Pinnacle PCTV USB Stick
Computer TV tuners are getting smaller. The latest such device to arrive from Pinnacle is slightly larger than a USB memory drive. Appropriately this tuner goes by the title of PCTV USB Stick. Measuring 84 x 30 x 13mm (L x W x D), this device is coloured white. It slots into an available USB 2.0 port and has a connection socket for either a roof-top aerial or the supplied rod antenna. With the latter you are advised to position the aerial as high as possible and near a window for improved reception quality.
Attaching the device is easy - you just slot the stick into a USB 2.0 port. However a certain amount of patience will be required when it comes to installing the supplied software and set-up procedures required to make full use of the tuner. As part of the installation, several entries will be added to your start-up procedure and the favourite's list of your browser. Once a lengthy session of file copying has been completed, a system reboot will be required and you would be forgiven for thinking the installation was completed.
However there is more yet to come. The various software applications making up this package will need to work through a set-up routine as your hard disk is checked for relevant media and the air-waves are scanned for Internet radio stations and free-to-air television channels. You are also advised to check Pinnacle's web site for any later versions of the software.
In my case the end results of the scanning process revealed over one hundred different stations. Of these 50 were television channels although not all of these channels delivered any content when selected even when using a roof-top aerial. I was also unable to access any of the tele-text options. The scan for radio stations, which seemed to take slightly longer to complete, came up with 63 hits of which 39 were Internet Radio stations. Naturally a live online connection is needed for Internet Radio and there is usually a short delay before any content is received from this type of station.
Various icons are placed on your desktop allowing you to approach your multimedia needs, including television and radio features supplied by the Pinnacle USB Stick, from different directions. Using Media Manager you can organise and rate your music files, digital images and movies plus create playlists and export data. Features are available to play music tracks and preview any video files. If television is your main focus then Pinnacle TV Centre lets you watch and record channels of your choice either in window or full-screen mode. For a more all-round approach, Pinnacle Media Centre lets you switch between television, radio, music, movies and photos as you access all the different items making up your multimedia collection.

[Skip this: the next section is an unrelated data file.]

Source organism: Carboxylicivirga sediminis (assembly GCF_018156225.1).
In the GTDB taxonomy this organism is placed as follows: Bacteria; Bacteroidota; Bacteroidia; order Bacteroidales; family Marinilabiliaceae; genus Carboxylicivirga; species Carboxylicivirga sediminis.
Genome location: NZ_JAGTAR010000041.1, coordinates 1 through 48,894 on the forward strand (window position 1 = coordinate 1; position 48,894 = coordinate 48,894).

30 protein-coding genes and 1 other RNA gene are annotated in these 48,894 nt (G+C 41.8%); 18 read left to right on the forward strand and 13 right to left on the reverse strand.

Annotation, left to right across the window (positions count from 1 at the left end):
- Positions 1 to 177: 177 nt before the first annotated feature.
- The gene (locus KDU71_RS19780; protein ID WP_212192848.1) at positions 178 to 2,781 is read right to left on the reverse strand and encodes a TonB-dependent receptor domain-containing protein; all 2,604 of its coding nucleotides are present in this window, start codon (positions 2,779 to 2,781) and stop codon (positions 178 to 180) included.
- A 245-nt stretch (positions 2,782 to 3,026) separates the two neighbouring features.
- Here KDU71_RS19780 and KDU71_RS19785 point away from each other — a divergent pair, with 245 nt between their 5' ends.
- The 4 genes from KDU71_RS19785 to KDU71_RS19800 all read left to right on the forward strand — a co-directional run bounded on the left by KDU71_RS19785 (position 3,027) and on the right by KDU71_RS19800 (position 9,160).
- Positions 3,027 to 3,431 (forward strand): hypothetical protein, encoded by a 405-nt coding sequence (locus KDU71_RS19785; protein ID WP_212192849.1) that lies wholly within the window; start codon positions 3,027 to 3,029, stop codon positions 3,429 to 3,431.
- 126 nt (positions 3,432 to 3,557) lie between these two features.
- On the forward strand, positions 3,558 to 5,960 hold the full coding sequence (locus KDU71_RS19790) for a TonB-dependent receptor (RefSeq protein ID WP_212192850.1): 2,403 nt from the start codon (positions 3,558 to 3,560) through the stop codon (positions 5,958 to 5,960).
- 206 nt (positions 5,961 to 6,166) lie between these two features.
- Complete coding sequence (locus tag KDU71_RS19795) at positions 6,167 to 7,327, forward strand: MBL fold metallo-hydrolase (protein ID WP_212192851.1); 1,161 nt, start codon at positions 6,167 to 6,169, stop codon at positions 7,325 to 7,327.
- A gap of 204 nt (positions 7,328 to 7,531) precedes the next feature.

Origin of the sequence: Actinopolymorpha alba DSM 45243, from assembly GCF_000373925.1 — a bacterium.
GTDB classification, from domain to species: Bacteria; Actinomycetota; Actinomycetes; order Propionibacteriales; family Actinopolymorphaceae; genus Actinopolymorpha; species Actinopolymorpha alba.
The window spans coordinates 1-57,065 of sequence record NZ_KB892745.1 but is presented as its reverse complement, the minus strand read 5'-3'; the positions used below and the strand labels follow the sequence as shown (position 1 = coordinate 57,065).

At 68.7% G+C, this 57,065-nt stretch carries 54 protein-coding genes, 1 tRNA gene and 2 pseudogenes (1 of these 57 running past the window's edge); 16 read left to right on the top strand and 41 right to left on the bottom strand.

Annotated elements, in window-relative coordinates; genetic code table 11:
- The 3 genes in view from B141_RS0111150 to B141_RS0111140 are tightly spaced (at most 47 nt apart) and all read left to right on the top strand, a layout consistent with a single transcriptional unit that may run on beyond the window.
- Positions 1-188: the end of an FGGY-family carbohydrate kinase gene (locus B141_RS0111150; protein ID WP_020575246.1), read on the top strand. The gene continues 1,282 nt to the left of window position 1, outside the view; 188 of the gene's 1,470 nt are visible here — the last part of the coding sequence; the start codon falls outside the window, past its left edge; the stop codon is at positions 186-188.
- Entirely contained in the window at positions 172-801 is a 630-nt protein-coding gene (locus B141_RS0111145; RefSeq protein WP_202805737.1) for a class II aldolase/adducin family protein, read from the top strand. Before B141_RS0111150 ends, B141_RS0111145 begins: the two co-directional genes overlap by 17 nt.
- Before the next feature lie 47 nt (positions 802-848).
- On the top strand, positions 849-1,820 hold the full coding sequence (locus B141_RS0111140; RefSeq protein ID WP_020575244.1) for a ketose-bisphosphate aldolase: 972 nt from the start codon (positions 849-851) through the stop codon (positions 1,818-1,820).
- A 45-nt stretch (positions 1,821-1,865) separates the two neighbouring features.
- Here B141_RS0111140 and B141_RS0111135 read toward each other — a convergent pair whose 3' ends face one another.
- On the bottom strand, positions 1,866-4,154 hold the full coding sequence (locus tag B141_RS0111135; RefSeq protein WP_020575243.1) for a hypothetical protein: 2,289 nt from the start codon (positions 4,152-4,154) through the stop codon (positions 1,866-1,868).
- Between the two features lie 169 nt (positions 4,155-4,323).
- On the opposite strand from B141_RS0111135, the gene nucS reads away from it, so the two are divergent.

Radio reception was fine although you do have to put up with a slight delay before connection is made to an Internet based station. Television, whether viewed in a window or full screen, was less successful. As I have previously mentioned, some channels that were listed failed to show any content; while there was some picture break up and occasional image freezing when viewing many other channels in full screen mode. Programs can be viewed live or recorded with the aid of EPG information and then played back at a more convenient time using the supplied software. A small remote control, requiring infrared connectivity, can be used for certain functions.
The PCTV USB Stick is a reasonable product within certain limitations. Most of the plaudits go to the software element. While more appropriate for use with a notebook, it really needs a roof-top aerial to provide satisfactory reception. You will also need a fairly powerful system for this kit. The minimum recommendation is for a Pentium 3.1GHz or Athlon XP processor with 256MB of RAM and 5GB of free hard disk space running Windows XP with service pack 2. Pricing has been set at £49.99 and don't forget you need a television licence.
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